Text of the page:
Rating: 4.5 stars out of 5
For anyone expecting this film to be another version of ‘Drive’, be prepared. The much-anticipated movie ‘Only God Forgives’ is equally mesmerising, but not nearly as accessible.
Director Nicholas Winding Refn, who worked with lead actor Ryan Gosling in 'Drive', has paired up with him again. And the director keeps up his preference for lingering takes, contemplative silences and highly stylised cinematography – so stylised to the point that there is barely any dialogue.
Every blink and every sideway glance is given an oppressively languorous shot. Still, it remains hypnotising.
As the owner of a kickboxing gym that is a front for his drug-dealing business, Julian (Ryan Gosling) is a laconic, brooding front man, whose intentions never seem obvious. It is symptomatic of the shift between the real and surreal throughout the film’s non-linear narrative.
The stark, gritty version of Bangkok by night, with its back alleys, brothels and Muay Thai boxing rings, lends itself perfectly to this crime thriller. Rich brocade wallpapers and a permanent red neon glow are the only semblance of warmth in this cold, unfeeling underworld. It quickly becomes a canvas to be painted red with one cold-blooded killing or torture after another.
The brutality kicks in within the first 10 minutes of the movie, when a murder takes place. It sets the stage for Julian's revenge mission, egged on by his mother Crystal, who is played by Kristin Scott Thomas.
The British actress' take as the stone cold matriarch is unsettling. With her heavy eye makeup and platinum locks, she morphs into a beastly American capable of throwing even the most poisonous insult even during a rare moment of vulnerability.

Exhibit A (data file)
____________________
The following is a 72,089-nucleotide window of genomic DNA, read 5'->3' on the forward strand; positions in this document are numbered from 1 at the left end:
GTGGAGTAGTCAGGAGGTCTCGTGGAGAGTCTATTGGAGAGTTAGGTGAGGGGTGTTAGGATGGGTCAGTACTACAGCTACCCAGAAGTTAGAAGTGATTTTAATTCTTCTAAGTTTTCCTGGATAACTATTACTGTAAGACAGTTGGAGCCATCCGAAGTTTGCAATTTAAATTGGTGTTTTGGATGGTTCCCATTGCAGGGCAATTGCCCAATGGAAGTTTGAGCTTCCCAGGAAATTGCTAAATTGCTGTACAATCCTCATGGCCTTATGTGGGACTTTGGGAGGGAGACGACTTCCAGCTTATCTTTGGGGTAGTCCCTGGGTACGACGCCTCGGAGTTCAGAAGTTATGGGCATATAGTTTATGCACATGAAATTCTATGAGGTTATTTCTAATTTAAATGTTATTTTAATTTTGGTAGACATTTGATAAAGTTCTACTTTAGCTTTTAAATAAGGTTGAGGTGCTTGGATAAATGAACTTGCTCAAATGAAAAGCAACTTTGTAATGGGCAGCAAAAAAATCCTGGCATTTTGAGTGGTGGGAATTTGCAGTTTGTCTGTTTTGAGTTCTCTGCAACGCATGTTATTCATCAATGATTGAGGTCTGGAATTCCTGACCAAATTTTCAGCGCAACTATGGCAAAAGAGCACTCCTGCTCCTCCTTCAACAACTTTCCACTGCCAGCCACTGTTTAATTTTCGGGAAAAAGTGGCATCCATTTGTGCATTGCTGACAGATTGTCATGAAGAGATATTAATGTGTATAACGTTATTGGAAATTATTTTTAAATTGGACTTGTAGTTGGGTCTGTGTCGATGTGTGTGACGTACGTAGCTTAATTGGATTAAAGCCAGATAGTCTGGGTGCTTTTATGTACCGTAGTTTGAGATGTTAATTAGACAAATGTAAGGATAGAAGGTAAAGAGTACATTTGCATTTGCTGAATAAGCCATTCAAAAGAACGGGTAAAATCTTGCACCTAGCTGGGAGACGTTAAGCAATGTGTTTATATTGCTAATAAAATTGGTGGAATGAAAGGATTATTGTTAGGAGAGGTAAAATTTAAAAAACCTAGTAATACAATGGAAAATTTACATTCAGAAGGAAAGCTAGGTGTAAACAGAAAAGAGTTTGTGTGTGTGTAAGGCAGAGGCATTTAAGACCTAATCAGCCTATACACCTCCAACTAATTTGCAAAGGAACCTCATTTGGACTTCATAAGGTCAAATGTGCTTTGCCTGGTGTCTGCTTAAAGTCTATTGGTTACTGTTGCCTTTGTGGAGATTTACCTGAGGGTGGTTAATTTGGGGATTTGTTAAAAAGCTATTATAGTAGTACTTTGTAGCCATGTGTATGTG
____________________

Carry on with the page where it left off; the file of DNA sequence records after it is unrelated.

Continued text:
The most riveting character, however, is Thai actor Vithaya Pansringarm. As Lieutenant Chang, he upholds the law, but plays to his own rules as well, performing violent amputations when the occasion arises.
Between Chang and Julian, you can never quite decide who the protagonist or antagonist is.
The movie is humourless, but it is still capable of drawing uncomfortable laughs during a scene in a karaoke bar.
The lack of warmth in the characters made it hard to feel any real attachment to any of them. The thin plot meandered, but the utter lack of dialogue, combined with visually stunning images, made for powerful scenes.
Cliff Martinez’s score was a standout, with eerie synths and discordant strings punctuating the deliberate silences in the movie.
Depending on how you like your movies, this is not something that everyone will enjoy. There were a few people who walked out of the cinema hall midway through the movie preview. It was as polarising when it was screened at Cannes earlier this year, garnering both standing ovations and boos.
But if you are a fan, this movie is thought-provoking as it is stylish, the kind that warrants multiple viewings. You are left pondering over it, long after the movie ends.